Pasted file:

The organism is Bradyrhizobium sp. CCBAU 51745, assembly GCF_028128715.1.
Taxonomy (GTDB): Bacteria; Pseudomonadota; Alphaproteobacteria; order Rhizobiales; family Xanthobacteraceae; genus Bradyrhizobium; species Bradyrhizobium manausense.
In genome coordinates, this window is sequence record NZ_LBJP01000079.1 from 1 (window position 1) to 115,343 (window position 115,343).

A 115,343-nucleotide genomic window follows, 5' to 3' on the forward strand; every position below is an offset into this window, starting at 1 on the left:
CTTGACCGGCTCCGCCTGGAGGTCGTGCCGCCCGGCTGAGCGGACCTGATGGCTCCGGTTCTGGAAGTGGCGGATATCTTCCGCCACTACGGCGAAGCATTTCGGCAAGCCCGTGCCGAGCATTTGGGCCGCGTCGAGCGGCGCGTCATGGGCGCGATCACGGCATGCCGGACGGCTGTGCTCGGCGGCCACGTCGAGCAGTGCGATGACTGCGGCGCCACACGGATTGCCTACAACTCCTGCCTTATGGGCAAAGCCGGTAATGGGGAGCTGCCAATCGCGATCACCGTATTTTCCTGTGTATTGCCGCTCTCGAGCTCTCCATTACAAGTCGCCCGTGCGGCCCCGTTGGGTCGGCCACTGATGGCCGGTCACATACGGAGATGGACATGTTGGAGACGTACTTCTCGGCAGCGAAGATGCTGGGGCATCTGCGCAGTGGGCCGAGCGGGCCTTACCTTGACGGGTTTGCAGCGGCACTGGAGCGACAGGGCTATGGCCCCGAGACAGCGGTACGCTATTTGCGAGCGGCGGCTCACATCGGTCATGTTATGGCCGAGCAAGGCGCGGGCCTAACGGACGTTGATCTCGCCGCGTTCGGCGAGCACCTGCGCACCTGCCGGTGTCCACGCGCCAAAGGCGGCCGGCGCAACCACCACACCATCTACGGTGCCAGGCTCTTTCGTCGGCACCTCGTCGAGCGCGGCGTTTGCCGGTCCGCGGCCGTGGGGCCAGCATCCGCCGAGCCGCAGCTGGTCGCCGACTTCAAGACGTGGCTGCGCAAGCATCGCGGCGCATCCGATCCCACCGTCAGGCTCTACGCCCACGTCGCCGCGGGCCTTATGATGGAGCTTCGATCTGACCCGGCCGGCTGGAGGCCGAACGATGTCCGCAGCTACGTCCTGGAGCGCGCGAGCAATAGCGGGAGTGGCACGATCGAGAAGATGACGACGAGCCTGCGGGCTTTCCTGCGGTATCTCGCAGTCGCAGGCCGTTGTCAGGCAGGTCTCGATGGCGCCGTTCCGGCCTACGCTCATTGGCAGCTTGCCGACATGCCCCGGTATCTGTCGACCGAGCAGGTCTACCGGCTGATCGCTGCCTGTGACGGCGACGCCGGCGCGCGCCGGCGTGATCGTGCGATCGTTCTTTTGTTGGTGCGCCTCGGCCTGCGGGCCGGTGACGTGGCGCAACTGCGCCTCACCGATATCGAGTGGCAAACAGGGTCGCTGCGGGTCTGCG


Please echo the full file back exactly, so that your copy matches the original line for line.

The organism is Bradyrhizobium sp. CCBAU 51745, assembly GCF_028128715.1.
Taxonomy (GTDB): Bacteria; Pseudomonadota; Alphaproteobacteria; order Rhizobiales; family Xanthobacteraceae; genus Bradyrhizobium; species Bradyrhizobium manausense.
In genome coordinates, this window is sequence record NZ_LBJP01000079.1 from 1 (window position 1) to 115,343 (window position 115,343).

A 115,343-nucleotide genomic window follows, 5' to 3' on the forward strand; every position below is an offset into this window, starting at 1 on the left:
CTTGACCGGCTCCGCCTGGAGGTCGTGCCGCCCGGCTGAGCGGACCTGATGGCTCCGGTTCTGGAAGTGGCGGATATCTTCCGCCACTACGGCGAAGCATTTCGGCAAGCCCGTGCCGAGCATTTGGGCCGCGTCGAGCGGCGCGTCATGGGCGCGATCACGGCATGCCGGACGGCTGTGCTCGGCGGCCACGTCGAGCAGTGCGATGACTGCGGCGCCACACGGATTGCCTACAACTCCTGCCTTATGGGCAAAGCCGGTAATGGGGAGCTGCCAATCGCGATCACCGTATTTTCCTGTGTATTGCCGCTCTCGAGCTCTCCATTACAAGTCGCCCGTGCGGCCCCGTTGGGTCGGCCACTGATGGCCGGTCACATACGGAGATGGACATGTTGGAGACGTACTTCTCGGCAGCGAAGATGCTGGGGCATCTGCGCAGTGGGCCGAGCGGGCCTTACCTTGACGGGTTTGCAGCGGCACTGGAGCGACAGGGCTATGGCCCCGAGACAGCGGTACGCTATTTGCGAGCGGCGGCTCACATCGGTCATGTTATGGCCGAGCAAGGCGCGGGCCTAACGGACGTTGATCTCGCCGCGTTCGGCGAGCACCTGCGCACCTGCCGGTGTCCACGCGCCAAAGGCGGCCGGCGCAACCACCACACCATCTACGGTGCCAGGCTCTTTCGTCGGCACCTCGTCGAGCGCGGCGTTTGCCGGTCCGCGGCCGTGGGGCCAGCATCCGCCGAGCCGCAGCTGGTCGCCGACTTCAAGACGTGGCTGCGCAAGCATCGCGGCGCATCCGATCCCACCGTCAGGCTCTACGCCCACGTCGCCGCGGGCCTTATGATGGAGCTTCGATCTGACCCGGCCGGCTGGAGGCCGAACGATGTCCGCAGCTACGTCCTGGAGCGCGCGAGCAATAGCGGGAGTGGCACGATCGAGAAGATGACGACGAGCCTGCGGGCTTTCCTGCGGTATCTCGCAGTCGCAGGCCGTTGTCAGGCAGGTCTCGATGGCGCCGTTCCGGCCTACGCTCATTGGCAGCTTGCCGACATGCCCCGGTATCTGTCGACCGAGCAGGTCTACCGGCTGATCGCTGCCTGTGACGGCGACGCCGGCGCGCGCCGGCGTGATCGTGCGATCGTTCTTTTGTTGGTGCGCCTCGGCCTGCGGGCCGGTGACGTGGCGCAACTGCGCCTCACCGATATCGAGTGGCAAACAGGGTCGCTGCGGGTCTGCG